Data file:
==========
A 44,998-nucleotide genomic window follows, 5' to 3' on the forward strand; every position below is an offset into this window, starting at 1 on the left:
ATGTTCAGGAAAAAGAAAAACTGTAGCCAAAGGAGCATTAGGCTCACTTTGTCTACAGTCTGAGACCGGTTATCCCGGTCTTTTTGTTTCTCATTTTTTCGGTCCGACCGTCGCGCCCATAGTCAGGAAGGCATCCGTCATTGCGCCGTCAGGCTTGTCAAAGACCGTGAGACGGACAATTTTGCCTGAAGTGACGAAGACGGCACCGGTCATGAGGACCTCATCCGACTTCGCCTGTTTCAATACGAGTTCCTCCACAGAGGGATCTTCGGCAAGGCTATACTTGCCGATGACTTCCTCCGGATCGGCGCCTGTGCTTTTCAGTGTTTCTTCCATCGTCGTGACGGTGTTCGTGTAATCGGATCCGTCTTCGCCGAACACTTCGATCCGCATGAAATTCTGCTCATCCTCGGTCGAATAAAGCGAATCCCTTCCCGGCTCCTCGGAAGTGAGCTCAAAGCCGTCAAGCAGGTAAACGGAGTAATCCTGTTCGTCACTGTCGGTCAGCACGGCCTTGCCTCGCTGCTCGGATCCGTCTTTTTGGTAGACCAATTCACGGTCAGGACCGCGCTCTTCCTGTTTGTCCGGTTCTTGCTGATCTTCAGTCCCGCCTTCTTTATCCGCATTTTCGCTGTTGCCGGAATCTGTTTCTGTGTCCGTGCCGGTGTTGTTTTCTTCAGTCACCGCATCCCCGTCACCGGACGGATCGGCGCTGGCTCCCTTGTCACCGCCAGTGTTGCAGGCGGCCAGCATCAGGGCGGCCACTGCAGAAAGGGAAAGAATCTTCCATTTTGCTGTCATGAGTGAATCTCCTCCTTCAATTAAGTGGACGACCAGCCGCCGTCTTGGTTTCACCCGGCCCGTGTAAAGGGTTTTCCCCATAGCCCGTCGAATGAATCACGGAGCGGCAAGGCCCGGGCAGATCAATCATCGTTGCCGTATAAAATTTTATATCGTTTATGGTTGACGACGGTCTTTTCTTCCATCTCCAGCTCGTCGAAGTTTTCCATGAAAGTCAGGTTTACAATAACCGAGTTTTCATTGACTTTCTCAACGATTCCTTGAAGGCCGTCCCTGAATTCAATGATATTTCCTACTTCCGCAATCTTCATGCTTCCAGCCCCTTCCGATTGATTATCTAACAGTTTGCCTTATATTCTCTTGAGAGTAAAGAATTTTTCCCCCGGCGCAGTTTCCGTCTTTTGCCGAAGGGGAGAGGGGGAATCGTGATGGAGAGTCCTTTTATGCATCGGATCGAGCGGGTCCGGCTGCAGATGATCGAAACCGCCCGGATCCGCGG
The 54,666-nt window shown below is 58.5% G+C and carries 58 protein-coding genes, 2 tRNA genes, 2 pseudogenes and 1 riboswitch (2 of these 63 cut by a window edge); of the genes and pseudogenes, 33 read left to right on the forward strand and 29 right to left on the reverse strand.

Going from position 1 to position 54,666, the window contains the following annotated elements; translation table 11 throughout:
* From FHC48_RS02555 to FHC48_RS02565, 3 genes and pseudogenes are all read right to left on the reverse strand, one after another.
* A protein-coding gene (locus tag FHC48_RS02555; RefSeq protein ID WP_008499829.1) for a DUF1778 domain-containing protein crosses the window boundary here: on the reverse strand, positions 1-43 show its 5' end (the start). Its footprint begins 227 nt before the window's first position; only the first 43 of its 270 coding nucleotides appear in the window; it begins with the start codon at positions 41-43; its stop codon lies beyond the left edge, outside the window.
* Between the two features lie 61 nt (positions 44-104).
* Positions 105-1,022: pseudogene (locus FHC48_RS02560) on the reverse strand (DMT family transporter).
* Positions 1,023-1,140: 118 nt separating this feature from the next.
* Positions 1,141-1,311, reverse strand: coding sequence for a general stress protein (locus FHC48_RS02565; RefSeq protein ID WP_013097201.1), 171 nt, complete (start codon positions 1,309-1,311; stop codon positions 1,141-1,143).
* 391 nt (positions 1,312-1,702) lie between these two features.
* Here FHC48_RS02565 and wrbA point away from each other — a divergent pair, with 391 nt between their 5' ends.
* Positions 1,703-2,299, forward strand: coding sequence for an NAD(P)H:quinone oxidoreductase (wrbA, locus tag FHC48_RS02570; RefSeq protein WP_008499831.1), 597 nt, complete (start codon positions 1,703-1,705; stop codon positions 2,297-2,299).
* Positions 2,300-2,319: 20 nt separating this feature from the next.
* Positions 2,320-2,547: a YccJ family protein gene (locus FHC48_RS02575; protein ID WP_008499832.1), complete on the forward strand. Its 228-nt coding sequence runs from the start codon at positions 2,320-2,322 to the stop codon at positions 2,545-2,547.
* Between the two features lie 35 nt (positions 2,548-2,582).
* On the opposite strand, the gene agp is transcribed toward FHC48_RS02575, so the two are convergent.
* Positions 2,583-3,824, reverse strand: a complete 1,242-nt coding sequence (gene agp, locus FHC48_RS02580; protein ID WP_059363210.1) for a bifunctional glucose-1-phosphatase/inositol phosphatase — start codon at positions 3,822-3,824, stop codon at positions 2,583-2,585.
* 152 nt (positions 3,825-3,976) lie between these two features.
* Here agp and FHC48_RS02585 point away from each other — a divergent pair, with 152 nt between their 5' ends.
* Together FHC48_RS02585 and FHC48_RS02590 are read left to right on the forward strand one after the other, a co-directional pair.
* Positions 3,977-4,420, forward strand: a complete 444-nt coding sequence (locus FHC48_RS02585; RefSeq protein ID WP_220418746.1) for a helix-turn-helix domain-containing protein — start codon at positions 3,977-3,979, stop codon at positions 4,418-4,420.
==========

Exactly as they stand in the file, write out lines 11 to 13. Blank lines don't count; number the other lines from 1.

* 391 nt (positions 1,312-1,702) lie between these two features.
* Here FHC48_RS02565 and wrbA point away from each other — a divergent pair, with 391 nt between their 5' ends.
* Positions 1,703-2,299, forward strand: coding sequence for an NAD(P)H:quinone oxidoreductase (wrbA, locus tag FHC48_RS02570; RefSeq protein WP_008499831.1), 597 nt, complete (start codon positions 1,703-1,705; stop codon positions 2,297-2,299).